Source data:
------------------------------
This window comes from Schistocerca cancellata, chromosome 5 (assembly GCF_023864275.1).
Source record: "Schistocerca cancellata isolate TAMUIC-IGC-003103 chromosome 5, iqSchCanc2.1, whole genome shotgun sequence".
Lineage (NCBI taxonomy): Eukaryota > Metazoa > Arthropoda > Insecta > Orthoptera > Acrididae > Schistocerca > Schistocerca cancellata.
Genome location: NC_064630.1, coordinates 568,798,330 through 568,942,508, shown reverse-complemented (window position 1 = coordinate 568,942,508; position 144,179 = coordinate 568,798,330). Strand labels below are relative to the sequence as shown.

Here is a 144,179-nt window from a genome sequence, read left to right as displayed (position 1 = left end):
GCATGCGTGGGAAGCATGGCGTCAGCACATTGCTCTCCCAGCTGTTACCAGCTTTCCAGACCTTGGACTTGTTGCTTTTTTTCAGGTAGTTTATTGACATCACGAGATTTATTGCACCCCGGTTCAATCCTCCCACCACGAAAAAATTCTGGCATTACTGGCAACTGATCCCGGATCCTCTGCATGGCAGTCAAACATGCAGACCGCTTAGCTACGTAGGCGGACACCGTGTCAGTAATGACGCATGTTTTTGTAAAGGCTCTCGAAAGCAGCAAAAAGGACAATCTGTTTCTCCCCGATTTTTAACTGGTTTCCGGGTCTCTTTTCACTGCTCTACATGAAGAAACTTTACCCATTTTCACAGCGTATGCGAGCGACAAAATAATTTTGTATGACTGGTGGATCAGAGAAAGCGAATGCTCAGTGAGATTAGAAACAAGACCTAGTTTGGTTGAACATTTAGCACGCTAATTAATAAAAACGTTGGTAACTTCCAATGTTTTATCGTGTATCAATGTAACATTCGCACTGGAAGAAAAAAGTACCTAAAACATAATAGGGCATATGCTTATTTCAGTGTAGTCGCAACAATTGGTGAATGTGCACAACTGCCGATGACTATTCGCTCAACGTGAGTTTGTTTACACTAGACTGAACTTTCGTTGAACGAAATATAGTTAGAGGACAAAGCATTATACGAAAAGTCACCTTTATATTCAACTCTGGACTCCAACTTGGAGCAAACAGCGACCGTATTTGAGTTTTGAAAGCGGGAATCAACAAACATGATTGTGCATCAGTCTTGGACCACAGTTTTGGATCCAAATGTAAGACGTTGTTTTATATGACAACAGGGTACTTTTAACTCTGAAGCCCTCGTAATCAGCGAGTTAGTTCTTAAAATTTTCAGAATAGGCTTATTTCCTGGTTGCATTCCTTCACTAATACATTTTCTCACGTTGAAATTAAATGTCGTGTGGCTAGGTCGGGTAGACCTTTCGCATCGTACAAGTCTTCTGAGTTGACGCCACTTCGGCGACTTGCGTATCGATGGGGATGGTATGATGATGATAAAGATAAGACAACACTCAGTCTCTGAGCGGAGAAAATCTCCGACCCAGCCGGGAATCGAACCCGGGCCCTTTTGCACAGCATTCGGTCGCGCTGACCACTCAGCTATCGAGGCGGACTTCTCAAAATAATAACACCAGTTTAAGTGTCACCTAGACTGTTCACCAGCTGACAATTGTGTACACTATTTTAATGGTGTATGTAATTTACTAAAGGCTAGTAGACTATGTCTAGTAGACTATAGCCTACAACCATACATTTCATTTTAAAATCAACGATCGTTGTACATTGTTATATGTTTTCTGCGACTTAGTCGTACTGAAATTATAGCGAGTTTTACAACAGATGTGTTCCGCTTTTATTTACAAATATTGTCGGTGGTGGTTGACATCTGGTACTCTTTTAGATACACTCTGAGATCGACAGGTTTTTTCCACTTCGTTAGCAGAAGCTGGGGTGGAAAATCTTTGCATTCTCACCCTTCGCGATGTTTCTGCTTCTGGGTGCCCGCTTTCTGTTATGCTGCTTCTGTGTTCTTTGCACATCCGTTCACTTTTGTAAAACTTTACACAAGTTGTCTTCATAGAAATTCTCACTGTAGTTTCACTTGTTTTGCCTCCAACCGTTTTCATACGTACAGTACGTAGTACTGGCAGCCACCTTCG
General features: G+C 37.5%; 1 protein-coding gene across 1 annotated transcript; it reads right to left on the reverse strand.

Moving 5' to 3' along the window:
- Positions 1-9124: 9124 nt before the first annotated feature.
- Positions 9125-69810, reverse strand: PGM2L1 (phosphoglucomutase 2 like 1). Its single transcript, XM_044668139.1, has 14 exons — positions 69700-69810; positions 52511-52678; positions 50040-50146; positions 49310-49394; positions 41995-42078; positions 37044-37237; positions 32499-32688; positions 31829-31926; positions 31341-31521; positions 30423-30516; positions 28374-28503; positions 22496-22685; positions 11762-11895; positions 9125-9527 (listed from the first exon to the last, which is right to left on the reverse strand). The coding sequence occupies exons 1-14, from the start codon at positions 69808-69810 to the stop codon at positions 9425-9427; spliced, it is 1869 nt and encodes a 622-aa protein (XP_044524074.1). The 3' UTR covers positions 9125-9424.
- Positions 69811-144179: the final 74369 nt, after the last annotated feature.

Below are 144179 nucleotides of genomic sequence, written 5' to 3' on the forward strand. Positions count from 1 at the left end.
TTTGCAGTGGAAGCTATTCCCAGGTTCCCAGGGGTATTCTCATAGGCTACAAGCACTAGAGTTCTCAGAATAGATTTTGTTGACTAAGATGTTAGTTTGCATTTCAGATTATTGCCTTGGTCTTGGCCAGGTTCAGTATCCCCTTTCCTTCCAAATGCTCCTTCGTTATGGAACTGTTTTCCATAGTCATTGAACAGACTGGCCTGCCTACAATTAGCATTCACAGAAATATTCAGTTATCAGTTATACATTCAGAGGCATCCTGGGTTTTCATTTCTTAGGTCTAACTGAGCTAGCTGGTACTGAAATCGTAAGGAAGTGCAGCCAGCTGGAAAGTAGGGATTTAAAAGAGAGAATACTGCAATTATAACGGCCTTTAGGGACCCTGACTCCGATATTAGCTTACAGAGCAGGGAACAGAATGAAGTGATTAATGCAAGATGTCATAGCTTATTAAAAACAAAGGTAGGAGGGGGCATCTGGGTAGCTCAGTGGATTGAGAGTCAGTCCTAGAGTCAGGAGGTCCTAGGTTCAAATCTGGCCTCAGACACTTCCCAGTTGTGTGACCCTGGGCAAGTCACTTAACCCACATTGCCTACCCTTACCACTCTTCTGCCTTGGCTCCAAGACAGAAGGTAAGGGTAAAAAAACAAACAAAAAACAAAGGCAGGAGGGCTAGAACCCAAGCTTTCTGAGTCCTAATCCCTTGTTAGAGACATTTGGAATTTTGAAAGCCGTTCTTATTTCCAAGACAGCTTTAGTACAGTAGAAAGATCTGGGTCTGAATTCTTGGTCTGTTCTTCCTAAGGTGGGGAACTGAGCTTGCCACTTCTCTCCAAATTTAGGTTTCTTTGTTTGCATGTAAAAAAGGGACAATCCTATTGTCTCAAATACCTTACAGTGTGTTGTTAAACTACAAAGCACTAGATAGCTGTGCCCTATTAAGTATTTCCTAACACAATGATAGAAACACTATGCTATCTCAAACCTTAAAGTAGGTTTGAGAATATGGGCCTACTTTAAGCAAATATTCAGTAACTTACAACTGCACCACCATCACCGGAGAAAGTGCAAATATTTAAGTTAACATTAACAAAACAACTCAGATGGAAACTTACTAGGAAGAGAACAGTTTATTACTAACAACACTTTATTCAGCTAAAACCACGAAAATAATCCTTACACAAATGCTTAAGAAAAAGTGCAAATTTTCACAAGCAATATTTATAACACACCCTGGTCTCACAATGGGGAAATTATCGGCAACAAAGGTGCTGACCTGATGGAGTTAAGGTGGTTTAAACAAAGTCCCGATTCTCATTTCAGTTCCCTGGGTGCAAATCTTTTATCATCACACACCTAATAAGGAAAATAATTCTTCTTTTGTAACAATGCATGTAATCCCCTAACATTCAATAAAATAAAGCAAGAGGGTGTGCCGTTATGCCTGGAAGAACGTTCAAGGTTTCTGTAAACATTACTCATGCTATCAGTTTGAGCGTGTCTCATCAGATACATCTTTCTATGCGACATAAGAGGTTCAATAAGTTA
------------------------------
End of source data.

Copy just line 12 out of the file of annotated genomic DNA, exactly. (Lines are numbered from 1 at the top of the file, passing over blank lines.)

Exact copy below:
Below are 144179 nucleotides of genomic sequence, written 5' to 3' on the forward strand. Positions count from 1 at the left end.